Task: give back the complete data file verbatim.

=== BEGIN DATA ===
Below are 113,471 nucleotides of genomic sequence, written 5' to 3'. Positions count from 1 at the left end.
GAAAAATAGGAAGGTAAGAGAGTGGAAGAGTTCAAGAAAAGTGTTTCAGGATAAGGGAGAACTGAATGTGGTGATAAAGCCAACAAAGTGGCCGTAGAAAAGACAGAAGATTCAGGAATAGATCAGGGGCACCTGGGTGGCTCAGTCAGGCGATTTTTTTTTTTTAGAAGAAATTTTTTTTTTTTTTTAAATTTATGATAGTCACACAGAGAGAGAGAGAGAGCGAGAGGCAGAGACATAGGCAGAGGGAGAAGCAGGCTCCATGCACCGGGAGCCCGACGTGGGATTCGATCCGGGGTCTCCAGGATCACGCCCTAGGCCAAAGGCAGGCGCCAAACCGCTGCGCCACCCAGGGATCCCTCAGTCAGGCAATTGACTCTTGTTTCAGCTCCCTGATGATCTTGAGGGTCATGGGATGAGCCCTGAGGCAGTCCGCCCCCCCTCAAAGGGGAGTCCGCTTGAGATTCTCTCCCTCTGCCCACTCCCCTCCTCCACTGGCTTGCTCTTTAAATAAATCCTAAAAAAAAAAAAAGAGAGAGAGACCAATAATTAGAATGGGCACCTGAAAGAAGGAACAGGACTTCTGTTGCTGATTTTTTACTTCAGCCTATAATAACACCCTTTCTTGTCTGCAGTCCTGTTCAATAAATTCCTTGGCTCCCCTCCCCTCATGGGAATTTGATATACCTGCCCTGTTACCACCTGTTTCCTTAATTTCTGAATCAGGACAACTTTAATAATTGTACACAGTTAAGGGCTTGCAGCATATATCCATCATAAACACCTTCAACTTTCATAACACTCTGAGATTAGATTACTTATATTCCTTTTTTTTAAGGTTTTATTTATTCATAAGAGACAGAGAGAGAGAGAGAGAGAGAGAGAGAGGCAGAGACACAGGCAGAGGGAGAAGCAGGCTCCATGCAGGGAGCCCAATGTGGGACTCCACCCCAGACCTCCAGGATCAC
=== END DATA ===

Below are 113,471 nucleotides of genomic sequence, written 5' to 3'. Positions count from 1 at the left end.
GAAAAATAGGAAGGTAAGAGAGTGGAAGAGTTCAAGAAAAGTGTTTCAGGATAAGGGAGAACTGAATGTGGTGATAAAGCCAACAAAGTGGCCGTAGAAAAGACAGAAGATTCAGGAATAGATCAGGGGCACCTGGGTGGCTCAGTCAGGCGATTTTTTTTTTTTAGAAGAAATTTTTTTTTTTTTTTAAATTTATGATAGTCACACAGAGAGAGAGAGAGAGCGAGAGGCAGAGACATAGGCAGAGGGAGAAGCAGGCTCCATGCACCGGGAGCCCGACGTGGGATTCGATCCGGGGTCTCCAGGATCACGCCCTAGGCCAAAGGCAGGCGCCAAACCGCTGCGCCACCCAGGGATCCCTCAGTCAGGCAATTGACTCTTGTTTCAGCTCCCTGATGATCTTGAGGGTCATGGGATGAGCCCTGAGGCAGTCCGCCCCCCCTCAAAGGGGAGTCCGCTTGAGATTCTCTCCCTCTGCCCACTCCCCTCCTCCACTGGCTTGCTCTTTAAATAAATCCTAAAAAAAAAAAAAGAGAGAGAGACCAATAATTAGAATGGGCACCTGAAAGAAGGAACAGGACTTCTGTTGCTGATTTTTTACTTCAGCCTATAATAACACCCTTTCTTGTCTGCAGTCCTGTTCAATAAATTCCTTGGCTCCCCTCCCCTCATGGGAATTTGATATACCTGCCCTGTTACCACCTGTTTCCTTAATTTCTGAATCAGGACAACTTTAATAATTGTACACAGTTAAGGGCTTGCAGCATATATCCATCATAAACACCTTCAACTTTCATAACACTCTGAGATTAGATTACTTATATTCCTTTTTTTTAAGGTTTTATTTATTCATAAGAGACAGAGAGAGAGAGAGAGAGAGAGAGAGAGGCAGAGACACAGGCAGAGGGAGAAGCAGGCTCCATGCAGGGAGCCCAATGTGGGACTCCACCCCAGACCTCCAGGATCAC